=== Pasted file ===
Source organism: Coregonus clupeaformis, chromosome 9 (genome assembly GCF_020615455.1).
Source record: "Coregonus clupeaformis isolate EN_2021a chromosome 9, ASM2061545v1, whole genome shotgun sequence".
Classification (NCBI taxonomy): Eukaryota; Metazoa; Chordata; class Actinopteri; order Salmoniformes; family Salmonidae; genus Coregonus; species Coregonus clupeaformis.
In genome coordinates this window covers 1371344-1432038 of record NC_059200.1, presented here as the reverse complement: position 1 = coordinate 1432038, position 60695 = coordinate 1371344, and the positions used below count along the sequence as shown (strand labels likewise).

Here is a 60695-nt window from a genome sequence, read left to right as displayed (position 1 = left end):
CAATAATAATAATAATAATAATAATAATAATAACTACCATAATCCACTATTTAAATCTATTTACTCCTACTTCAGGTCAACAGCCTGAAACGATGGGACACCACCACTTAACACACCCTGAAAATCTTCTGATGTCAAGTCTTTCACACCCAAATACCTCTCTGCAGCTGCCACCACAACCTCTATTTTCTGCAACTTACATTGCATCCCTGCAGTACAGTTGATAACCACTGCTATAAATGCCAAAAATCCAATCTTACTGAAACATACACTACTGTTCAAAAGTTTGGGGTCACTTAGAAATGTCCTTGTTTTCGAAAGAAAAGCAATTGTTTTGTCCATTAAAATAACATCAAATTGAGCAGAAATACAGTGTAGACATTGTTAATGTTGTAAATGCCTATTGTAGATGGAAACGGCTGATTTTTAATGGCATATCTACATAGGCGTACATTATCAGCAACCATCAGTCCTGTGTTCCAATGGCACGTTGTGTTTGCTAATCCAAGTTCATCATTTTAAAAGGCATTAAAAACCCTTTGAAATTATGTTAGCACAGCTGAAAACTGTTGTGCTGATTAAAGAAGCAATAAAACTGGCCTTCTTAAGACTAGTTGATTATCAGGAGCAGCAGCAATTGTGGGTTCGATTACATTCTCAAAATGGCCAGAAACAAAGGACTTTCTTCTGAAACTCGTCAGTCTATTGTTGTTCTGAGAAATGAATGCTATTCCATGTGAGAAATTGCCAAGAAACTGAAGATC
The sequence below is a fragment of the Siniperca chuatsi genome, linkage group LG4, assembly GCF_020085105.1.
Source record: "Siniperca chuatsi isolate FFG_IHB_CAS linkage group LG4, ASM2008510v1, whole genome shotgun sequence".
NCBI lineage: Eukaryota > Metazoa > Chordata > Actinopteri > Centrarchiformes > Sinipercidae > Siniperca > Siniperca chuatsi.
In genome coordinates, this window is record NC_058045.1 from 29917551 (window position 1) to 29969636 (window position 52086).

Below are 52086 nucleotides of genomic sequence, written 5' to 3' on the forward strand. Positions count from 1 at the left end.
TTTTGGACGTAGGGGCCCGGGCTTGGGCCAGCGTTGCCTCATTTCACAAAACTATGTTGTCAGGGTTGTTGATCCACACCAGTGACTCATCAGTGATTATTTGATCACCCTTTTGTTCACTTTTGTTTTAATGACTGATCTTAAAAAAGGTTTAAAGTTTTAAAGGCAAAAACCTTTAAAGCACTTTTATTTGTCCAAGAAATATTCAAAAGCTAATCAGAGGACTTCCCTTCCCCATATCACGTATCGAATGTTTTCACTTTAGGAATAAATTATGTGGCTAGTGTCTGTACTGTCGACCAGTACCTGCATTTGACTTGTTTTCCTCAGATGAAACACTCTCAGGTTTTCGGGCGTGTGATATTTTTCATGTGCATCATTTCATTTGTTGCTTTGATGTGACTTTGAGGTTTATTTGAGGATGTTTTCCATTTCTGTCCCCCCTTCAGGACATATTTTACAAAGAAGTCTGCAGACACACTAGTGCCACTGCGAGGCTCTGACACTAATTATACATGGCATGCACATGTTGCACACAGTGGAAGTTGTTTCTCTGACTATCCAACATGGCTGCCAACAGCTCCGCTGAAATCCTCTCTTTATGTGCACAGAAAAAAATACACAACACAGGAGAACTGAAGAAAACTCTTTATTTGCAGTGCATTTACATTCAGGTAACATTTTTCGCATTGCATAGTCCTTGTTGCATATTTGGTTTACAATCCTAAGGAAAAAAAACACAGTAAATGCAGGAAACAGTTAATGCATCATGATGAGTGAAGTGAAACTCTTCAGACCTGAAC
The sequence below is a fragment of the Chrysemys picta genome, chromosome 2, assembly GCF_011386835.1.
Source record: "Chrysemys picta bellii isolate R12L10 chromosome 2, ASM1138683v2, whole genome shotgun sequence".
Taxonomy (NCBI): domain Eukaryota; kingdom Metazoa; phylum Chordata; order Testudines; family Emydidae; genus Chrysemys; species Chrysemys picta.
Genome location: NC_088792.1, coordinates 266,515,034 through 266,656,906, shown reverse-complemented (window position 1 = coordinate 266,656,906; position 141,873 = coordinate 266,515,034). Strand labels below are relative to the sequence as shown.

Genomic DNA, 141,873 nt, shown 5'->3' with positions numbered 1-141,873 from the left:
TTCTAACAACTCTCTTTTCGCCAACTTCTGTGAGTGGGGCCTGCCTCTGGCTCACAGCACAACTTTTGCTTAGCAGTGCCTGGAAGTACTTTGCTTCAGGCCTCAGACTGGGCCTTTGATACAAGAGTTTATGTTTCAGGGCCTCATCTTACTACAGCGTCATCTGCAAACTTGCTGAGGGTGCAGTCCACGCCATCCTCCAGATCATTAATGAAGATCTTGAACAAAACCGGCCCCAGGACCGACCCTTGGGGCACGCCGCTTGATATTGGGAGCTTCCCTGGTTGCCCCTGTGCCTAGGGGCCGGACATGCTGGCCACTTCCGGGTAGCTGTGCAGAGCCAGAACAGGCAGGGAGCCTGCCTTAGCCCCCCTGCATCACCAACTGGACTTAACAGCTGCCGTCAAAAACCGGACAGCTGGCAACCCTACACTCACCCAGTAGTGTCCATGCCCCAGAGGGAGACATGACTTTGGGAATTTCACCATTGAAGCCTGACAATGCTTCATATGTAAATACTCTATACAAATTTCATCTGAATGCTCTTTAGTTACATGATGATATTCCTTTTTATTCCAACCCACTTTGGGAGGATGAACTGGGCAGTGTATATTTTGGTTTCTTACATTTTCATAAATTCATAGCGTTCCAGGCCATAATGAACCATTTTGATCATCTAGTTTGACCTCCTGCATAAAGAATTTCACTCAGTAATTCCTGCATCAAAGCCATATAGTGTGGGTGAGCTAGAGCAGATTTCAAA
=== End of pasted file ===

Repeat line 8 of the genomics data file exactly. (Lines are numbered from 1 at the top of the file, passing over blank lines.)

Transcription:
Source record: "Siniperca chuatsi isolate FFG_IHB_CAS linkage group LG4, ASM2008510v1, whole genome shotgun sequence".